Heritage Trees

Ridgefield’s Heritage Tree program aims to preserve and recognize the significant trees in our community (Municipal Code Ch. 18.840). With this program, the city and any areas that may become part of the city will continue to realize the benefits provided by heritage trees. And, uncontrolled cutting or destruction of heritage trees will be minimized.

To be listed as a heritage tree, a tree must be in healthy growing condition and one or more of the following must exist:

  1. The tree has a diameter (at breast height) of thirty-six inches or greater;
  2. The tree has a distinctive size, shape, or location, or is of a distinctive species or age which warrants a heritage tree status;
  3. The tree possesses exceptional beauty which warrants a heritage tree status;
  4. The tree is distinctive due to a functional or aesthetic relationship to a natural resource, such as trees located along stream banks or trees located along ridge lines; or
  5. The tree has a documented association with a historical figure, property, or significant historical event.

A grove may be considered for heritage status if it is in healthy growing condition and one or more of the following criteria are met:

  1. The grove is relatively mature and is of a rare or unusual nature containing trees that are distinctive either due to size, shape, species or age;
  2. The grove is distinctive due to a functional or aesthetic relationship to a natural resource, such as trees located along stream banks, or trees located along ridge lines; or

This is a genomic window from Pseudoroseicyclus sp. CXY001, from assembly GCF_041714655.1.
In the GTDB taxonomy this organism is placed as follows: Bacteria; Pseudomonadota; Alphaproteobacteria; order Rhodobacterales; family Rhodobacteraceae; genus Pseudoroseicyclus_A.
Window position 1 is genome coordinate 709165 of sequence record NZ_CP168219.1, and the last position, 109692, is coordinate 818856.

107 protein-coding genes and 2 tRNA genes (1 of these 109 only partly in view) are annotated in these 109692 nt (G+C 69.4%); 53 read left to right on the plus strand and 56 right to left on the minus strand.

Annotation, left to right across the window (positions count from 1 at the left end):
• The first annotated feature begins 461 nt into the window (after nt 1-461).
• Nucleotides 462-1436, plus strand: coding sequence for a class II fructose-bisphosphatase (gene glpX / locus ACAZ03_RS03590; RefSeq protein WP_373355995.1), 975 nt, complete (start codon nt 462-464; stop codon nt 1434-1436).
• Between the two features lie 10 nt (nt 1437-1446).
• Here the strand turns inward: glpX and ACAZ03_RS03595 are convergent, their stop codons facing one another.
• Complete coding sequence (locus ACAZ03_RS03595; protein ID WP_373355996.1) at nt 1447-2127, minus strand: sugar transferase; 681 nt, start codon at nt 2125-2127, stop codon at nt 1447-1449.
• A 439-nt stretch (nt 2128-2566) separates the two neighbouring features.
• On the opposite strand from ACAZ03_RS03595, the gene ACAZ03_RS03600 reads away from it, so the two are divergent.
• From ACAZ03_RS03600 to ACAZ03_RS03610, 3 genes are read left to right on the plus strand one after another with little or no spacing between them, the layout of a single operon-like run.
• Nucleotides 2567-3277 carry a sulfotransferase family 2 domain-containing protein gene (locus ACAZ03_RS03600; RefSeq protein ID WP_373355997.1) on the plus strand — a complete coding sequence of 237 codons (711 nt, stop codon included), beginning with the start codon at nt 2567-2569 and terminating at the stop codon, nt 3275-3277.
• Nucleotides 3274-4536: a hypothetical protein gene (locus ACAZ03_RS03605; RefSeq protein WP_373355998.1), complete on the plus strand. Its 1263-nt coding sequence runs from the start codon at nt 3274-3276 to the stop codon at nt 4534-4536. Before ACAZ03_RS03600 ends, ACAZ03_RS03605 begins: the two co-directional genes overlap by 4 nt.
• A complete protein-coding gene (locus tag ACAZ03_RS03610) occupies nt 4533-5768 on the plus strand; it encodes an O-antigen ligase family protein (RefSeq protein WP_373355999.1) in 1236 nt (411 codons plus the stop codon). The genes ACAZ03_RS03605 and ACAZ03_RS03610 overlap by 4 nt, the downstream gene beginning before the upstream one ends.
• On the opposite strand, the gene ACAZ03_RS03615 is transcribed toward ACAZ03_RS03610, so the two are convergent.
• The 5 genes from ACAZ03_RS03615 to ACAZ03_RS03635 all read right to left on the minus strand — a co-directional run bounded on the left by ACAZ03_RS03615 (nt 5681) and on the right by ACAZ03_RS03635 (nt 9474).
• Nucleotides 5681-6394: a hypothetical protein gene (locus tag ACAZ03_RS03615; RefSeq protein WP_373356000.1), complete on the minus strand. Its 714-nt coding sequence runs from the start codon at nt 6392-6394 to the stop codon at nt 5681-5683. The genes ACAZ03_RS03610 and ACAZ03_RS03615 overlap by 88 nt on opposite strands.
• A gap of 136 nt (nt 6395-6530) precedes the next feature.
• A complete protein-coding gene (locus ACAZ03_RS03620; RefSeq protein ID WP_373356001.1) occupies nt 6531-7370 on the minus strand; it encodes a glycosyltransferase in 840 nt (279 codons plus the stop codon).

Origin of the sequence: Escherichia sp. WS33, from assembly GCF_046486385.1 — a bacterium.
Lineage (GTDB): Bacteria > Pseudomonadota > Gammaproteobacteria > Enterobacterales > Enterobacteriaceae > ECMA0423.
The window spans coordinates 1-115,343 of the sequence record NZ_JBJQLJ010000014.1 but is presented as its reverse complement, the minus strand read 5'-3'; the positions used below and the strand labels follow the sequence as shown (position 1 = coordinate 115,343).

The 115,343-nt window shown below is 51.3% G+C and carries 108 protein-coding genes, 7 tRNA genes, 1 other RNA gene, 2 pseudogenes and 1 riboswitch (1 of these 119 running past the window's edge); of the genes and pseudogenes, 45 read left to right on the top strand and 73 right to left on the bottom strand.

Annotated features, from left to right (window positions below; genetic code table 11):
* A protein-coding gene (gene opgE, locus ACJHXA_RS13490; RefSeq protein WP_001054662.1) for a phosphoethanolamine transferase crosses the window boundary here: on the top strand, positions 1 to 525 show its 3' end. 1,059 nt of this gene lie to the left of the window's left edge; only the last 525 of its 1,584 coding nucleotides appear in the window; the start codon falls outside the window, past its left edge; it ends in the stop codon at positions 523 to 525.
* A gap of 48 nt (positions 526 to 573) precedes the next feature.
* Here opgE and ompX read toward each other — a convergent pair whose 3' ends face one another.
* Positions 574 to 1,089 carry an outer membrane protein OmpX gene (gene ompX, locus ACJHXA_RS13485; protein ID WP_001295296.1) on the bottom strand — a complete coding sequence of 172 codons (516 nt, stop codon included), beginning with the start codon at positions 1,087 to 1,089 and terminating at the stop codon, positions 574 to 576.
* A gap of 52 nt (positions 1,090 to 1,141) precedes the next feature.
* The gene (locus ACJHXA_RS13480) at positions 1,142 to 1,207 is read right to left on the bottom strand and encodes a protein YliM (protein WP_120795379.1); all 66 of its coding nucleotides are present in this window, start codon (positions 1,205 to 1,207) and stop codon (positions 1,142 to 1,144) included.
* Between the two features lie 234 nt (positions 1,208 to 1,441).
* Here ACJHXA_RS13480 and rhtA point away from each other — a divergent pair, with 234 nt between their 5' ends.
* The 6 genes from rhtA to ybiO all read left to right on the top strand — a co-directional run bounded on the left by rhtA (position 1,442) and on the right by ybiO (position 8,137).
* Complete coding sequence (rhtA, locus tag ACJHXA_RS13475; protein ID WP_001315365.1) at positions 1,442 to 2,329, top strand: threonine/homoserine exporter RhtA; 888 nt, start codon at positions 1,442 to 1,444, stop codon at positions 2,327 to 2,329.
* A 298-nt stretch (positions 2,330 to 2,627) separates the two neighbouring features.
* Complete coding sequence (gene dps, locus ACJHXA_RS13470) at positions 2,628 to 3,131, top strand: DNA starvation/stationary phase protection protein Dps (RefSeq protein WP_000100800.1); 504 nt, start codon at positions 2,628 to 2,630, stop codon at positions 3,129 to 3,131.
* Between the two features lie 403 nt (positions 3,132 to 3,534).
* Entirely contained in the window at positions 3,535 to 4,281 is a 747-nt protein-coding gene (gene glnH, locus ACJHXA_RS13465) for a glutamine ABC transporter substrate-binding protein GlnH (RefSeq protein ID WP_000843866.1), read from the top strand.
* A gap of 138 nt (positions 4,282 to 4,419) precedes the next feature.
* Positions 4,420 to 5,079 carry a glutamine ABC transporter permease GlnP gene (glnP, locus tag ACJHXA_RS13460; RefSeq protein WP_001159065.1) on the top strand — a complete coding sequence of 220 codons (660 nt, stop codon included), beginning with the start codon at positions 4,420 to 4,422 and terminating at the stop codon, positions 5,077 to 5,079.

3. The grove has documented association with a historical figure, property, or significant historical event.

Heritage Tree Register

These trees were nominated and considered and adopted by City Council at a public City Council meeting on December 6, 2018. The Heritage Tree process is ongoing, and additional trees will be added here as they are adopted as Heritage Trees.

We are currently gathering additional information and historical context for these Heritage Trees. This webpage should be considered a work in progress. If you have any information regarding these trees that is missing, please contact Megan DeMoss at Megan.DeMoss@ci.ridgefield.wa.us or (360) 857-5003. 

Crippen
Species: undetermined

Diameter (at breast height): approx. 5 ft 
Height: 45 ft
Location: 502 N Main Ave

This tree is over 100 years old and was first recognized as a Heritage Tree in 2010 as a continuation of the City of Ridgefield centennial celebration. It was adopted as an official Ridgefield Heritage Tree on December 6, 2018.  

City Park – Groat Family Tree
Species: Cedrus deodara

Diameter (at breast height): undetermined
Height: undetermined
Location: 2205 S Wind River Way

This tree is located in a City Park at 2205 S Wind River Way in the Columbia Hills subdivision. Common names for the Cedrus deodara are the Deodar Cedar and the Himalayan Cedar.

Don and Vera Groat owned the property on which the Columbia Hills subdivision was built. The property was home to 5 generations of the Groat Family. Prior to the subdivision, Don and Vera divided some of the property among their children. When their son, Greg, built his home on the property, Vera gifted this tree to him and it is now over 30 years old.